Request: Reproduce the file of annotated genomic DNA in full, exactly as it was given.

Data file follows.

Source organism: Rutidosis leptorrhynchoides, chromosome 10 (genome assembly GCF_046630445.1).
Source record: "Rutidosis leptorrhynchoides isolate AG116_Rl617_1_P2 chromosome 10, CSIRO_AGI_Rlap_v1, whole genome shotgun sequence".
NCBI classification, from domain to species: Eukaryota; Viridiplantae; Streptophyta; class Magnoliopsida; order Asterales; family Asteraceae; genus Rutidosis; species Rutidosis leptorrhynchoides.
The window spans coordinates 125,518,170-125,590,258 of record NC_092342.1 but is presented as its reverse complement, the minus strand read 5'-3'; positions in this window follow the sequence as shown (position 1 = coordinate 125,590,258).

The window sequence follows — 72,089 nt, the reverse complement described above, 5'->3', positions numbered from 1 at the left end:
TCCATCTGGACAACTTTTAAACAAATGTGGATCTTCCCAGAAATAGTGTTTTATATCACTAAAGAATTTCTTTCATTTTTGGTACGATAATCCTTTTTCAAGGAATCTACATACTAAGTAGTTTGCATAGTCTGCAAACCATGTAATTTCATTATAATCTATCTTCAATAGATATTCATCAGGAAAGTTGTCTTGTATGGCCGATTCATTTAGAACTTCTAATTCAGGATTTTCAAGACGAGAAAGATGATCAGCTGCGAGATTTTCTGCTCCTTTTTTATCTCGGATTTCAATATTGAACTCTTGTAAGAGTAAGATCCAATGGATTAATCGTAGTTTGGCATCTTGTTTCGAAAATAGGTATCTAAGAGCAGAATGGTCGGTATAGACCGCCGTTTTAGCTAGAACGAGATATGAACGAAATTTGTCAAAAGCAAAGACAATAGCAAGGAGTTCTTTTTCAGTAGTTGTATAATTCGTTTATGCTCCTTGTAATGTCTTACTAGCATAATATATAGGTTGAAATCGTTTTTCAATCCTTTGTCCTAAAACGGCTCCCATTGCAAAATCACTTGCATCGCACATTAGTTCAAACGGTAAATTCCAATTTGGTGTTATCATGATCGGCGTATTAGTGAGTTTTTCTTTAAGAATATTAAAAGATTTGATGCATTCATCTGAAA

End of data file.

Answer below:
Source organism: Rutidosis leptorrhynchoides, chromosome 10 (genome assembly GCF_046630445.1).
Source record: "Rutidosis leptorrhynchoides isolate AG116_Rl617_1_P2 chromosome 10, CSIRO_AGI_Rlap_v1, whole genome shotgun sequence".
NCBI classification, from domain to species: Eukaryota; Viridiplantae; Streptophyta; class Magnoliopsida; order Asterales; family Asteraceae; genus Rutidosis; species Rutidosis leptorrhynchoides.
The window spans coordinates 125,518,170-125,590,258 of record NC_092342.1 but is presented as its reverse complement, the minus strand read 5'-3'; positions in this window follow the sequence as shown (position 1 = coordinate 125,590,258).

The window sequence follows — 72,089 nt, the reverse complement described above, 5'->3', positions numbered from 1 at the left end:
TCCATCTGGACAACTTTTAAACAAATGTGGATCTTCCCAGAAATAGTGTTTTATATCACTAAAGAATTTCTTTCATTTTTGGTACGATAATCCTTTTTCAAGGAATCTACATACTAAGTAGTTTGCATAGTCTGCAAACCATGTAATTTCATTATAATCTATCTTCAATAGATATTCATCAGGAAAGTTGTCTTGTATGGCCGATTCATTTAGAACTTCTAATTCAGGATTTTCAAGACGAGAAAGATGATCAGCTGCGAGATTTTCTGCTCCTTTTTTATCTCGGATTTCAATATTGAACTCTTGTAAGAGTAAGATCCAATGGATTAATCGTAGTTTGGCATCTTGTTTCGAAAATAGGTATCTAAGAGCAGAATGGTCGGTATAGACCGCCGTTTTAGCTAGAACGAGATATGAACGAAATTTGTCAAAAGCAAAGACAATAGCAAGGAGTTCTTTTTCAGTAGTTGTATAATTCGTTTATGCTCCTTGTAATGTCTTACTAGCATAATATATAGGTTGAAATCGTTTTTCAATCCTTTGTCCTAAAACGGCTCCCATTGCAAAATCACTTGCATCGCACATTAGTTCAAACGGTAAATTCCAATTTGGTGTTATCATGATCGGCGTATTAGTGAGTTTTTCTTTAAGAATATTAAAAGATTTGATGCATTCATCTGAAA